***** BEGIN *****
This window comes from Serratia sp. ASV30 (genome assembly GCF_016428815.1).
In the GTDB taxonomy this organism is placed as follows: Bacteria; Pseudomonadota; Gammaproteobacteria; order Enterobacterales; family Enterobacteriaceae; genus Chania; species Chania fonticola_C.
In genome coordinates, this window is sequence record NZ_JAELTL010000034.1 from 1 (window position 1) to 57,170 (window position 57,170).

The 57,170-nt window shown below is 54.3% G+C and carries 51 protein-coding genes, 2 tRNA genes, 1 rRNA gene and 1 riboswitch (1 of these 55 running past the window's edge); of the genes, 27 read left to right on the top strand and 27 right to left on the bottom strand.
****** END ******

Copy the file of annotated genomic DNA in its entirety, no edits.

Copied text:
This window comes from Serratia sp. ASV30 (genome assembly GCF_016428815.1).
In the GTDB taxonomy this organism is placed as follows: Bacteria; Pseudomonadota; Gammaproteobacteria; order Enterobacterales; family Enterobacteriaceae; genus Chania; species Chania fonticola_C.
In genome coordinates, this window is sequence record NZ_JAELTL010000034.1 from 1 (window position 1) to 57,170 (window position 57,170).

The 57,170-nt window shown below is 54.3% G+C and carries 51 protein-coding genes, 2 tRNA genes, 1 rRNA gene and 1 riboswitch (1 of these 55 running past the window's edge); of the genes, 27 read left to right on the top strand and 27 right to left on the bottom strand.